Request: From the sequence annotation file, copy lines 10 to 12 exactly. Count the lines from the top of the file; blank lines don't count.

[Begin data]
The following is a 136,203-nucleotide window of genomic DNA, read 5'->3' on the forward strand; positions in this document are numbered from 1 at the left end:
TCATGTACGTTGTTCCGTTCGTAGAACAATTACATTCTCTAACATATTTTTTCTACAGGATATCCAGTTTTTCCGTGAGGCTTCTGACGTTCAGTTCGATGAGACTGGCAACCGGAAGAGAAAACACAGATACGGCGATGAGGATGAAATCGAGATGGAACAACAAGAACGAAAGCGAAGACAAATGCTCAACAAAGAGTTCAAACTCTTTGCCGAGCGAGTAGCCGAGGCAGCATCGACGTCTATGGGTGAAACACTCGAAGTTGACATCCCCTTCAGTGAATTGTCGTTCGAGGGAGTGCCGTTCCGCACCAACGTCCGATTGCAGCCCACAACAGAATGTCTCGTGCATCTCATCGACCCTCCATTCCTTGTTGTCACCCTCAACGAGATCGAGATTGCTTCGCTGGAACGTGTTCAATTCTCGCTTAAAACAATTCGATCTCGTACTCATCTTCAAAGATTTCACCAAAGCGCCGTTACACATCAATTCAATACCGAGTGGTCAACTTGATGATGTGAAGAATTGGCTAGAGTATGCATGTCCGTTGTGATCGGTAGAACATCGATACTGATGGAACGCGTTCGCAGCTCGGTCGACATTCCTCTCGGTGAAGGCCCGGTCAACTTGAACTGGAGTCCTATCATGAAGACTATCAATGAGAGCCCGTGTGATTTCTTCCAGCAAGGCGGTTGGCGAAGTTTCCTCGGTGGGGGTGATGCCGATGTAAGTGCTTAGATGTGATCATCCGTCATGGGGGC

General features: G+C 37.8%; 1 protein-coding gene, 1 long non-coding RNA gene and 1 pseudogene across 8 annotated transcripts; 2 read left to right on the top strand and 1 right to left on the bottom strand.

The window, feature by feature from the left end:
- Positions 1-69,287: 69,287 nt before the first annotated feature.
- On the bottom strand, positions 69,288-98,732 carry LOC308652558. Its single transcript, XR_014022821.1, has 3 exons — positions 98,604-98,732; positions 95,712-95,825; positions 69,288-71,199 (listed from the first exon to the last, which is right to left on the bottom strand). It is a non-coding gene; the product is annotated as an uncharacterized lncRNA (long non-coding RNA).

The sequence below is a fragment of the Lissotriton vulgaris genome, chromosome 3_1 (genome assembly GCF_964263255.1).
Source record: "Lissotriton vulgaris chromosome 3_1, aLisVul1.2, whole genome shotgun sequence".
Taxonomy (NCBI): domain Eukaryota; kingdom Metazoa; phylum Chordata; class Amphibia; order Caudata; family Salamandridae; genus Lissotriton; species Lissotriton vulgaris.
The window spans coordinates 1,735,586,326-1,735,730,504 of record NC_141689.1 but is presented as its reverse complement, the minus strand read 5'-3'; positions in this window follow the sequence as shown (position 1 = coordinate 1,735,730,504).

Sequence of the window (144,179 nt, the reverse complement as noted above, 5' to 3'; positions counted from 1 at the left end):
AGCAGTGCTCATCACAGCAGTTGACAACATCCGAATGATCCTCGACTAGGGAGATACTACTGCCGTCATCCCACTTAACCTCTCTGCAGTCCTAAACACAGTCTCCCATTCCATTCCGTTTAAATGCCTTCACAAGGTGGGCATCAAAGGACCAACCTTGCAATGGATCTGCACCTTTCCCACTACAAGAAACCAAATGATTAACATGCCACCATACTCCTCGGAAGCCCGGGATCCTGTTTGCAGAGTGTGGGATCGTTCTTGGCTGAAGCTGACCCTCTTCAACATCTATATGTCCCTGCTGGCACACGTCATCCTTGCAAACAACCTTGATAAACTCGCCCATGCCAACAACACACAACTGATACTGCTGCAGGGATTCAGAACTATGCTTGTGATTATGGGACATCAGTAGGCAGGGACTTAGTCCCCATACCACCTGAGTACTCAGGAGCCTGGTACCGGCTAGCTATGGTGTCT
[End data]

The window spans coordinates 1,735,586,326-1,735,730,504 of record NC_141689.1 but is presented as its reverse complement, the minus strand read 5'-3'; positions in this window follow the sequence as shown (position 1 = coordinate 1,735,730,504).

Sequence of the window (144,179 nt, the reverse complement as noted above, 5' to 3'; positions counted from 1 at the left end):
AGCAGTGCTCATCACAGCAGTTGACAACATCCGAATGATCCTCGACTAGGGAGATACTACTGCCGTCATCCCACTTAACCTCTCTGCAGTCCTAAACACAGTCTCCCATTCCATTCCGTTTAAATGCCTTCACAAGGTGGGCATCAAAGGACCAACCTTGCAATGGATCTGCACCTTTCCCACTACAAGAAACCAAATGATTAACATGCCACCATACTCCTCGGAAGCCCGGGATCCTGTTTGCAGAGTGTGGGATCGTTCTTGGCTGAAGCTGACCCTCTTCAACATCTATATGTCCCTGCTGGCACACGTCATCCTTGCAAACAACCTTGATAAACTCGCCCATGCCAACAACACACAACTGATACTGCTGCAGGGATTCAGAACTATGCTTGTGATTATGGGACATCAGTAGGCAGGGACTTAGTCCCCATACCACCTGAGTACTCAGGAGCCTGGTACCGGCTAGCTATGGTGTCT